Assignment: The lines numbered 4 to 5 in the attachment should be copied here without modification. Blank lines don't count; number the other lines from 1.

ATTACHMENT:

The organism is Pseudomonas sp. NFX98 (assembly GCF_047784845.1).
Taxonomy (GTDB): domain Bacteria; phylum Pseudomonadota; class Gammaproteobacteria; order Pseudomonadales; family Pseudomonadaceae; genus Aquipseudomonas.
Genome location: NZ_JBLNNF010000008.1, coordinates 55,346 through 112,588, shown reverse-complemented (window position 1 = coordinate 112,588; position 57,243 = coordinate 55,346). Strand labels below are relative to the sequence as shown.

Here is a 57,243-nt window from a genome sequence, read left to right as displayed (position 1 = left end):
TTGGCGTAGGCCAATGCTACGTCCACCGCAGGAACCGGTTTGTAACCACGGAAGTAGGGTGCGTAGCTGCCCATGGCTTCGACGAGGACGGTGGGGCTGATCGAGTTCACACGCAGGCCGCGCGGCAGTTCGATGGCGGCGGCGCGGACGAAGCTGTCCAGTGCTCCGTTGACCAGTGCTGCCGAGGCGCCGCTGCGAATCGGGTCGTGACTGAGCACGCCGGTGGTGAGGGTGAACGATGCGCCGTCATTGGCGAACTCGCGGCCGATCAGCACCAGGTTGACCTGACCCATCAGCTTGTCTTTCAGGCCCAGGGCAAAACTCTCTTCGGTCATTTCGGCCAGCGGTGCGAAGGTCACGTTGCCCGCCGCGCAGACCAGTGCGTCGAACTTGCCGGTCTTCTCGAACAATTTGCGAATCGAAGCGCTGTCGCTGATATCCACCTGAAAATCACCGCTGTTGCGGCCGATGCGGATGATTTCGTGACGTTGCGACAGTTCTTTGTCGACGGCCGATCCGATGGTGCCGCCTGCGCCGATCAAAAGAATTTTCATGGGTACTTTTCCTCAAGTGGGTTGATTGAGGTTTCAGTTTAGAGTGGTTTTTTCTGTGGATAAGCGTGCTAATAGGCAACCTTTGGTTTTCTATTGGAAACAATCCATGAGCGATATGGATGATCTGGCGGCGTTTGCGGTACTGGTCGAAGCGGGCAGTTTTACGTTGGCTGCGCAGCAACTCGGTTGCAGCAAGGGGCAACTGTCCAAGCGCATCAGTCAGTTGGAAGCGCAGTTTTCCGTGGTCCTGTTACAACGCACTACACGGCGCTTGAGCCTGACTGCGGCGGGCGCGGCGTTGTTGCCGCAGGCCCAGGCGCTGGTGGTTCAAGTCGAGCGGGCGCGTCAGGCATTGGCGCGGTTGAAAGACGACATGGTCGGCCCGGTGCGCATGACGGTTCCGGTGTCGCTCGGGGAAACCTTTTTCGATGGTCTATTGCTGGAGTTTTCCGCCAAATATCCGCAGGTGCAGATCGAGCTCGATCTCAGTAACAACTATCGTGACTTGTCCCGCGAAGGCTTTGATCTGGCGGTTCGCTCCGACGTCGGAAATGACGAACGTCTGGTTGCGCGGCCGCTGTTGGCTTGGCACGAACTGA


Here is a 57,243-nt window from a genome sequence, read left to right as displayed (position 1 = left end):
TTGGCGTAGGCCAATGCTACGTCCACCGCAGGAACCGGTTTGTAACCACGGAAGTAGGGTGCGTAGCTGCCCATGGCTTCGACGAGGACGGTGGGGCTGATCGAGTTCACACGCAGGCCGCGCGGCAGTTCGATGGCGGCGGCGCGGACGAAGCTGTCCAGTGCTCCGTTGACCAGTGCTGCCGAGGCGCCGCTGCGAATCGGGTCGTGACTGAGCACGCCGGTGGTGAGGGTGAACGATGCGCCGTCATTGGCGAACTCGCGGCCGATCAGCACCAGGTTGACCTGACCCATCAGCTTGTCTTTCAGGCCCAGGGCAAAACTCTCTTCGGTCATTTCGGCCAGCGGTGCGAAGGTCACGTTGCCCGCCGCGCAGACCAGTGCGTCGAACTTGCCGGTCTTCTCGAACAATTTGCGAATCGAAGCGCTGTCGCTGATATCCACCTGAAAATCACCGCTGTTGCGGCCGATGCGGATGATTTCGTGACGTTGCGACAGTTCTTTGTCGACGGCCGATCCGATGGTGCCGCCTGCGCCGATCAAAAGAATTTTCATGGGTACTTTTCCTCAAGTGGGTTGATTGAGGTTTCAGTTTAGAGTGGTTTTTTCTGTGGATAAGCGTGCTAATAGGCAACCTTTGGTTTTCTATTGGAAACAATCCATGAGCGATATGGATGATCTGGCGGCGTTTGCGGTACTGGTCGAAGCGGGCAGTTTTACGTTGGCTGCGCAGCAACTCGGTTGCAGCAAGGGGCAACTGTCCAAGCGCATCAGTCAGTTGGAAGCGCAGTTTTCCGTGGTCCTGTTACAACGCACTACACGGCGCTTGAGCCTGACTGCGGCGGGCGCGGCGTTGTTGCCGCAGGCCCAGGCGCTGGTGGTTCAAGTCGAGCGGGCGCGTCAGGCATTGGCGCGGTTGAAAGACGACATGGTCGGCCCGGTGCGCATGACGGTTCCGGTGTCGCTCGGGGAAACCTTTTTCGATGGTCTATTGCTGGAGTTTTCCGCCAAATATCCGCAGGTGCAGATCGAGCTCGATCTCAGTAACAACTATCGTGACTTGTCCCGCGAAGGCTTTGATCTGGCGGTTCGCTCCGACGTCGGAAATGACGAACGTCTGGTTGCGCGGCCGCTGTTGGCTTGGCACGAACTGA